I am a member of many groups for translation and languages on Linkedin and Facebook . We share many articles, news and all sorts of media via these groups. On Facebook there is group for Turkish Translation Students. One of the members published a post: “Do not work with X translation company because they just do not pay you back.” There were many comments about that. Everybody thanked to that member because, hereupon, the students will not trust this company.

Another importance of social networking is the exchange of opinions. This generally happens on Linkedin. If you have any questions on your mind about translation or languages, all the professional translators out there welcome you and they do their best with their comments and messages to help you. I do this very often. Here are some of my previous questions: “Should we translate city names?”, “Should we translate company names?” etc. I got very rich comments some of which I have published already.

In conclusion, if you do not want to be fooled by ‘some translation companies’, be a member of as many groups as you can. All these groups will also help you with your questions 🙂 Good luck!

Recommendations on Facebook:

Recommendations on Linkedin:

English Language Translators
Freelance Translators - Interpreters network
GlobalJobZ - (GLIT) Localization, Interpretation and Translation
International Association of Professional Translators and Interpreters (IAPTI)
Professional Translators and Interpreters (
Trad Online - traduction, translation, traducción, traduzione, translators!

Is There an Ultimate Translation?

No. Actually I wanted to write just this: No.

In my translation class (economics), the professor sent us away with a one page translation as homework. The following week we came to class prepared and one by one we read out aloud our translations. All were different; not just slightly but sometimes completely. When there is a specific terminology (like economics), it is almost impossible to provide consistency within the class. In such cases, the professor should distribute a terminology list to the class. Anyway, after we read out aloud, the professor read the already translated version by a ‘professional translator’. It was also different from ours. So, I thought, is there an ultimate translation? If you give your translation to a freelance translator, how can you be sure that it is translated properly?

Translation is describing a sentence in another language. Every translator has a different background, different experiences and different attitude to his/her language. Some prefer to use old and established vocabulary, some others may want to use a vocabulary which is more contemporary. Some read more books and therefore can find phrases that sound more natural, some others may just translate it as it is. All these make a huge difference.

There can never be an ultimate or a right translation; however, there are of course ‘wrong’ translations (I know it sounds weird 🙂 ). Mistakes can never be perceived as different interpretations of a text.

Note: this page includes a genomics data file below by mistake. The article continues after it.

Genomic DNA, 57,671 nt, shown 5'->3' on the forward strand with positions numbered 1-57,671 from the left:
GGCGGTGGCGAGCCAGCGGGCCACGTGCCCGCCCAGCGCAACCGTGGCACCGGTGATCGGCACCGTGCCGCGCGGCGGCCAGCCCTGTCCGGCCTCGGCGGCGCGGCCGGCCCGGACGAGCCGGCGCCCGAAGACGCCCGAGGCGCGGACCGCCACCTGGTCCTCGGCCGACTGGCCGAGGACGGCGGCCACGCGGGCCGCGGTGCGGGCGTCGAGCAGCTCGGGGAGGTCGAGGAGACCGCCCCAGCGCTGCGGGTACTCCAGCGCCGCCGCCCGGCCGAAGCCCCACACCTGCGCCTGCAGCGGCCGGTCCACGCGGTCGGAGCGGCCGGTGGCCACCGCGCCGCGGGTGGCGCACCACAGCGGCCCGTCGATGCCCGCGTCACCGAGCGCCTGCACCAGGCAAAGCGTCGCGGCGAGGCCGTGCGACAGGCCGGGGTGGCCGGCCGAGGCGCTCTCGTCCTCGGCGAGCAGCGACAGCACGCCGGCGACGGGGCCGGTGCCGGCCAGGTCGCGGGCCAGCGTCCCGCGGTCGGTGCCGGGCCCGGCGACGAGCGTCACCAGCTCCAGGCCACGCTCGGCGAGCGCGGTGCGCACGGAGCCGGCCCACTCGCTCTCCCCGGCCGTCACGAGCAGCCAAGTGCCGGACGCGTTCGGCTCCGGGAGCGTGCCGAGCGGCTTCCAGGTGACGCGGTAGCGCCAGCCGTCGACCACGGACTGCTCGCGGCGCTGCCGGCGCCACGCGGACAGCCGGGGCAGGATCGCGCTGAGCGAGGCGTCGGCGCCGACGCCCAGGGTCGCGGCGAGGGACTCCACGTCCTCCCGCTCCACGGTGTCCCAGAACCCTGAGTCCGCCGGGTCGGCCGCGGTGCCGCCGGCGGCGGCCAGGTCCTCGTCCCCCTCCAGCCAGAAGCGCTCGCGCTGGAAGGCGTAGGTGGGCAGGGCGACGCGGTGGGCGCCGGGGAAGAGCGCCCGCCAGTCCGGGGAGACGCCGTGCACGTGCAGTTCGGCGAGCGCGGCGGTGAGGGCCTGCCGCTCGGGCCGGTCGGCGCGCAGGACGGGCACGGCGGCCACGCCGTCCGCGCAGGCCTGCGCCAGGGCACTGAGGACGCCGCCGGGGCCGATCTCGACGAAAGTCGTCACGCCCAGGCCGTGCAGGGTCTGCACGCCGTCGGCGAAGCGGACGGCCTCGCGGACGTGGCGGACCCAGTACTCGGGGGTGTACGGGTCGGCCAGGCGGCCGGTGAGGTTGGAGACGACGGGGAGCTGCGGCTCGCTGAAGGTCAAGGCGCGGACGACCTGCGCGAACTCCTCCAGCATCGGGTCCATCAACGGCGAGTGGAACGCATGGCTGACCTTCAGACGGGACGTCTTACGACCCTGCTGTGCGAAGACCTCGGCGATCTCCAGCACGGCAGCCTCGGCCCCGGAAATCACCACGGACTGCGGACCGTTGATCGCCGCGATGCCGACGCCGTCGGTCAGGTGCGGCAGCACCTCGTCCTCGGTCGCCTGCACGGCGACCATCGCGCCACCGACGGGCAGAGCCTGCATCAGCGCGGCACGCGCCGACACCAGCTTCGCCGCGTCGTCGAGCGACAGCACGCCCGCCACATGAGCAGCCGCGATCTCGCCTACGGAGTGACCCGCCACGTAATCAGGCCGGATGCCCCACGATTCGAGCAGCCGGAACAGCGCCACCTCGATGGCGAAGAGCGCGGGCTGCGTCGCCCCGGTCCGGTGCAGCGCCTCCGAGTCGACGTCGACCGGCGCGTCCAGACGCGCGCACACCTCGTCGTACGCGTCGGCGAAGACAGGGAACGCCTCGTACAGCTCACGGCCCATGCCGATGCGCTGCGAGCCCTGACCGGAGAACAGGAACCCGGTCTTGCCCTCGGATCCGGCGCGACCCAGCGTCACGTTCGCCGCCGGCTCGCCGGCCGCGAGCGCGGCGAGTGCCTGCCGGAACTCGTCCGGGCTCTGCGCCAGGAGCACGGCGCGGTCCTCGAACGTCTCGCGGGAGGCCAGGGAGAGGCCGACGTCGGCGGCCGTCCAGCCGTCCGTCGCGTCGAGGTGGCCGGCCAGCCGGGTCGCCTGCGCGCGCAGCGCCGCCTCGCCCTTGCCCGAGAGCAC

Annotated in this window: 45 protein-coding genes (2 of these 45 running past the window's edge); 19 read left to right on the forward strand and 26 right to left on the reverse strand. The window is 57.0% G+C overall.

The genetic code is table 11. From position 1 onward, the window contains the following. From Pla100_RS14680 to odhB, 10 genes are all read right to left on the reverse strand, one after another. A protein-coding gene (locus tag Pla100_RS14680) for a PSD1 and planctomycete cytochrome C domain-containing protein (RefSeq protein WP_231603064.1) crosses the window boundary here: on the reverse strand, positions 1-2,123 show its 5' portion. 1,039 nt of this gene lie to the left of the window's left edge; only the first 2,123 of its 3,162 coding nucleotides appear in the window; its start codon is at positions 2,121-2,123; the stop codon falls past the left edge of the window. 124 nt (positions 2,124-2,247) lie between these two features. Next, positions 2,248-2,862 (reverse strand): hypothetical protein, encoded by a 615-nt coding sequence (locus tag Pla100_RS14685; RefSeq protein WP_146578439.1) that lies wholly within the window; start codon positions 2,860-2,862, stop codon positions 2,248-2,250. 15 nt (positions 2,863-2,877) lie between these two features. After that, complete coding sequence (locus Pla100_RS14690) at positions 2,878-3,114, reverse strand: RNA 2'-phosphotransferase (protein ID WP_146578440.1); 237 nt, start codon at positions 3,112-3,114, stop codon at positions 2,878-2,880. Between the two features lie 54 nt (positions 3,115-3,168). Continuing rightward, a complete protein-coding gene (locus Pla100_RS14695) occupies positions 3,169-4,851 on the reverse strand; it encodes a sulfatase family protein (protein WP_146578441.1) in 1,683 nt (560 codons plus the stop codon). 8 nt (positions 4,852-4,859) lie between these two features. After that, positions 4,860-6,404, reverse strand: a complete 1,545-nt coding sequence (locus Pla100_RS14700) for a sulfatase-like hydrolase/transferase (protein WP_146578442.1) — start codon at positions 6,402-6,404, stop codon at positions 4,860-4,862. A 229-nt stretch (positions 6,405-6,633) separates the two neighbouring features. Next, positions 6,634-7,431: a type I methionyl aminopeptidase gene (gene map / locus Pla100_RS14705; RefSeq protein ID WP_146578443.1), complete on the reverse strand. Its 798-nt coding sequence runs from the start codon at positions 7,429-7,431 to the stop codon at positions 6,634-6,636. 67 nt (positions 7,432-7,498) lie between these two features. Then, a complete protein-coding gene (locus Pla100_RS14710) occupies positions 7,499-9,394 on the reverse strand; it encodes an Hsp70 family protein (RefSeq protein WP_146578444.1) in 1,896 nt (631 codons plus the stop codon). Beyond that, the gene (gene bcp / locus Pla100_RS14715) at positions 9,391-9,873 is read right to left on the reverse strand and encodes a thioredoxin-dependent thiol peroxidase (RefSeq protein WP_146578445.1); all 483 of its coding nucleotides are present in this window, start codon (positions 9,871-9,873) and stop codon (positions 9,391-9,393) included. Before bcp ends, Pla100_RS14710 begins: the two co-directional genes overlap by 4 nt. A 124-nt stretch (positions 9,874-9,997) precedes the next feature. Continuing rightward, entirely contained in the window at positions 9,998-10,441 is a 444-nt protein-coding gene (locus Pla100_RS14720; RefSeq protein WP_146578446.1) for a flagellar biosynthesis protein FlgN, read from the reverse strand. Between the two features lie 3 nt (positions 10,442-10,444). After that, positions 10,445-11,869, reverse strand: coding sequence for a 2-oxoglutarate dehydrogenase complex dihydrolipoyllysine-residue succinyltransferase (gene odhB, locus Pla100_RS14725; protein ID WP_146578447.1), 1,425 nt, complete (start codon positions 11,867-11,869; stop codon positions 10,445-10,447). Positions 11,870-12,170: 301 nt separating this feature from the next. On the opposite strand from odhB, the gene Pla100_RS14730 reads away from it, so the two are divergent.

After all this is said and done, it shows the important role that translation agencies play in the business world. A freelancer translates a document according to their own interpretation of the text, this at times can be incorrect, which is why is is important for the document to be edited by a second translator and then proofread by a third native speaker. In this way, you are guaranteed that by working with an agency who offers you these services (it is always important to ask the work process of the agency) that you will receive an accurate, professionally translated document.

Bilingual vs Monolingual Dictionaries

When I was in high school, I started studying English more intensively. I chose the department ‘Foreign Languages’ and I had English courses for almost 20 hours a week. Until that time, I had been using only bilingual dictionaries. However, at the first class of the term, my English teacher told me that I should buy a big English- English monolingual dictionary (Oxford or Cambridge). Well, I had to buy it you see 🙂 For almost one year, this dictionary was a nigtmare for me. I did not want to even look at it because I had a limited time and looking up in the dictionary was taking ages. While I was looking up a word, I was coming across another unknown word in the explanation. This was how it went, I was looking up at least three words to get the meaning of one word. After all these years, I can say that both bilingual and monolingual dictionaries are useful.

1. Monolingual Dictionaries

Those who are in a business related to languages have one of these dictionaries: Oxford, Cambridge or Collins. Monolingual dictionaries (MD) leaves you space to interpret a word in your own language. You see many different meanings and their use in English. You can understand in which contexts you can use the word you are looking up. MDs also help in improving your English. By reading the meaning, you always see the English grammer structure and syntax. Without noticing, you expose yourself to English all the time.

2. Bilingual Dictionaries

I admit that bilingual dictionaries (BD) make you a little bit lazy because you just choose one of the meanings which you think is the most suitable according to the context. However, as translators, we use them a lot. If I have difficulty while translating a sentence, I ask the opinion of my friends. Looking up a bilingual dictionary is the same thing. You check the translations of the same word and get an idea. Sometimes, even if you know the meaning of ‘X’, you look it up to confirm and see how other people interpret the meaning.